And the reason they don’t use numbers is that you don’t measure people against some ideal standard.  Everyone’s brain works differently.  Some people have better reflexes than others.  Some people are better are remembering numbers than others.  What is important is how your brain changes after a concussion.  Without a baseline test, there’s nothing to compare the test to if you do have an accident. Likewise, there’s no magical ‘cut off’ where a doctor is going to say “You can’t race”.  They’re going to be able to show you your scores in various areas at the start of the season and then how those scores have changed after an accident.  Then the doctor is going to make a recommendation.  The driver, the owner and NASCAR then have to come to a decision about whether the driver races or not.

We all take risks.  Drinking alcohol has risks.  You decide whether those risks are worth the rewards.  The same should hold with concussions.  A person has the right to know what the risks are – then they have to make decision about what risks they are or aren’t willing to take.  Leaving aside the obvious cases in which a driver’s condition might endanger other people, there’s a broad range of possibilities left.

Keselowski also argued that we simply don’t know enough about concussions to have tests.  That’s also remarkably ill-informed.  Yes, we don’t know everything about concussions, just like we don’t know everything about depression, heart attacks and why we have appendixes (appendices?).  But the evidence overwhelmingly suggests that concussions have much farther ranging impacts than we thought.  A brand new study out this week shows that NFL players benched due to concussions have altered brain connections.  They used functional magnetic resonance (fMRI) imaging to study the brains of people while they did tasks.  fMRI detects oxygen.  Since your brain draws blood to the parts that are being used the most, you can tell what areas of the brain are active using MRI.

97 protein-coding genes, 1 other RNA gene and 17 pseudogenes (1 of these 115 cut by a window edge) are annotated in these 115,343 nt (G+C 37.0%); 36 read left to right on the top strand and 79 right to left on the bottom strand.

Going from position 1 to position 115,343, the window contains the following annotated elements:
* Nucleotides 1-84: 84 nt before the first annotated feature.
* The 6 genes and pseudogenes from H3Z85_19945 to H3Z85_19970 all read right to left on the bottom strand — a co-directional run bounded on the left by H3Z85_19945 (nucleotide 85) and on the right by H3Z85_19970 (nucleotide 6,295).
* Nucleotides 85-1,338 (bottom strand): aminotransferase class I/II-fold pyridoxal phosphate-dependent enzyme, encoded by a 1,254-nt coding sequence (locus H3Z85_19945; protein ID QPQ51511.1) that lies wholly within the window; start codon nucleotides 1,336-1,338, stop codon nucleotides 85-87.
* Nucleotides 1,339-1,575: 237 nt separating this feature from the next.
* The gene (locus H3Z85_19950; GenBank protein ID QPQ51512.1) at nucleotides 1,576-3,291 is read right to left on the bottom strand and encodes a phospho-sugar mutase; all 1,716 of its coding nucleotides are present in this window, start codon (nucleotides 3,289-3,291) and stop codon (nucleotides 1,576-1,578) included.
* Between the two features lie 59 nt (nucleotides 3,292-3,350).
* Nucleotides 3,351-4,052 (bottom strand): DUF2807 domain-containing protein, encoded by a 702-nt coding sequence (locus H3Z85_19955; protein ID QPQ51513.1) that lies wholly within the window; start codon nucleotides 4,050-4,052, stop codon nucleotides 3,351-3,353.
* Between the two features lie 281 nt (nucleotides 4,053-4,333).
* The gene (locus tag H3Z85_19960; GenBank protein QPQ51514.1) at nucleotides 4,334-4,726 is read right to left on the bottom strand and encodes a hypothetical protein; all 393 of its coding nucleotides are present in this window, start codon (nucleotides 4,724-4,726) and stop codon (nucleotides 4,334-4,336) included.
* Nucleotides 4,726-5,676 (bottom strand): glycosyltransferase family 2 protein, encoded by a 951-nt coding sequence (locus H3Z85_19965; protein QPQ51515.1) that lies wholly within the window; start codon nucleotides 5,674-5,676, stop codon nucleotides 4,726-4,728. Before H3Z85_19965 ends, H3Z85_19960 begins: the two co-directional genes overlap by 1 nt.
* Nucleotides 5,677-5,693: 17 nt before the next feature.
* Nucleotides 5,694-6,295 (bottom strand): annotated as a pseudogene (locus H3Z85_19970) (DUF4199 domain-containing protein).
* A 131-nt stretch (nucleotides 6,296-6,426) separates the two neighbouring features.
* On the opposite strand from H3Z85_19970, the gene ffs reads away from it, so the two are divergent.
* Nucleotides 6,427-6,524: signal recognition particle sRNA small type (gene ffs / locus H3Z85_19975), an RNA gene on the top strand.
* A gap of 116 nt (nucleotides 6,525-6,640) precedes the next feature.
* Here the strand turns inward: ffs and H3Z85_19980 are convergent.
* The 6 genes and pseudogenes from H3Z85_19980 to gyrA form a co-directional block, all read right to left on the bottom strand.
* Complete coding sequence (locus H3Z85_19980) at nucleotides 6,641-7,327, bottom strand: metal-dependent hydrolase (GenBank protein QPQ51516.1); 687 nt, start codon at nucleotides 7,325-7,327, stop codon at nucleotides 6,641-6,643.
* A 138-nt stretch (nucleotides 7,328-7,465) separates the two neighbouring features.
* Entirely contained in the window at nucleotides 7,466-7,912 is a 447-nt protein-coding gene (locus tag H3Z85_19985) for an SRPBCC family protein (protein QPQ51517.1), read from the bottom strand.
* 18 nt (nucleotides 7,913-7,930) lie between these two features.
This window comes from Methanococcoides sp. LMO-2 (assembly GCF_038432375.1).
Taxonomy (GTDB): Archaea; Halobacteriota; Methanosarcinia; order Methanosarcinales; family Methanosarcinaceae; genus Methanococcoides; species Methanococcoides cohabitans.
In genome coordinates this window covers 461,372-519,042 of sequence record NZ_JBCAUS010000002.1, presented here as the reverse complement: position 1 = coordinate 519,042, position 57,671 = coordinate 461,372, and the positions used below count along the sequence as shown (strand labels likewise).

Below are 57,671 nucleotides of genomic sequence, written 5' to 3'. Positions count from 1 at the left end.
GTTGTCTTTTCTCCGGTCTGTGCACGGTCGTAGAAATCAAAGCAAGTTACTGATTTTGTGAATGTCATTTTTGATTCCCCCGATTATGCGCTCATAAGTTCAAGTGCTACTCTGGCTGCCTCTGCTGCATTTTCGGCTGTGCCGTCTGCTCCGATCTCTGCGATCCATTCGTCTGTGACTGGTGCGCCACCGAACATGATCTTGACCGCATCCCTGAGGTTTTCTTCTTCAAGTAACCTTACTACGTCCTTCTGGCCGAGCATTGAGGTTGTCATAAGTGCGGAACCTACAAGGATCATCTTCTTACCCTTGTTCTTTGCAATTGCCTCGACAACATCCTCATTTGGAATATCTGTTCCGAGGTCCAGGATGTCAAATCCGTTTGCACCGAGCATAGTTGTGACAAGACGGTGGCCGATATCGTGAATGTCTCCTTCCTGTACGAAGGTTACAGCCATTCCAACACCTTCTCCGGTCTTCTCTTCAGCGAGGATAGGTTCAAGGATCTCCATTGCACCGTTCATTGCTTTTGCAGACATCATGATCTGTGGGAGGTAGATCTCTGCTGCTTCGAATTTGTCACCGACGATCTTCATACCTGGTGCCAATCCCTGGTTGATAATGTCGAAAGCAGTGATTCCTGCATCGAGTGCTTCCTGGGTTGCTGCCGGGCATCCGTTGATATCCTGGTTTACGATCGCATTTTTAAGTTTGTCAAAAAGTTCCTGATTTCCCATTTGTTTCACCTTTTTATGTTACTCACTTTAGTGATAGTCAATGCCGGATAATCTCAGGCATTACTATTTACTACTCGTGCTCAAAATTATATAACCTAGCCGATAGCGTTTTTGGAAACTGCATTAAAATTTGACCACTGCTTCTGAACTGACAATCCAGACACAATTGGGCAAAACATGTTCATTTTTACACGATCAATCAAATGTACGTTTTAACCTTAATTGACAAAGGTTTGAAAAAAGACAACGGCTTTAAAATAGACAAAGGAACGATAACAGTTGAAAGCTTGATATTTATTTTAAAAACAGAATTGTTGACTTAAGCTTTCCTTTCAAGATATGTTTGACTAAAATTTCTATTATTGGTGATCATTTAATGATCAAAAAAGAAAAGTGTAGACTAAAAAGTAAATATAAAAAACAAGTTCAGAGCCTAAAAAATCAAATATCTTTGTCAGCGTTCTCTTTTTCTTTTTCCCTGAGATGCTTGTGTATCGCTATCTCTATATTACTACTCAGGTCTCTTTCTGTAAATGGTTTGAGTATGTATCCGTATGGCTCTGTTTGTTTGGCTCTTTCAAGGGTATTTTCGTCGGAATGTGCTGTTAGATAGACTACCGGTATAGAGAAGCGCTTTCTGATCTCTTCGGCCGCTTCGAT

The study compared football players who had been benched due to at least one concussion with age-matched college graduates and gave them tasks, like given two different arrangements of colored balls, how many moves would it take to change the arrangement from one to the other.

They found very small differences between the two groups.  Only when the number of moves became large did the football players perform significantly below the non-football players.  But – they found that the areas of the brain that were being used were different between the two groups.  The different areas of football players’ brains didn’t interact as much as the non-football players.  This was particularly strong in the frontal lobe, which is the part of the brain being used for planning, organization and attention.  In essence, this study showed that although the two groups performed the same, it took the football players much more brain power to do it.

It’s a limited study and needs follow up, but it sure is interesting because the harder the task, the harder the brain is going to have to compensate.  And these were people who had one concussion.

The other reason I didn’t want to let Mr. Keselowski’s comments go is that we do have evidence that concussions in younger people could be more impactful (sorry, couldn’t think of a better word) than in older people.  The Institute of Medicine released a report this week on the science of youth concussions.  Thousands of young people play football, soccer, hockey and serve in the military – all places with a higher risk of concussion.

Concussions are potentially serious and everyone’s tolerance for risk is different.  But we need to make sure people have enough information so that they make wise decisions.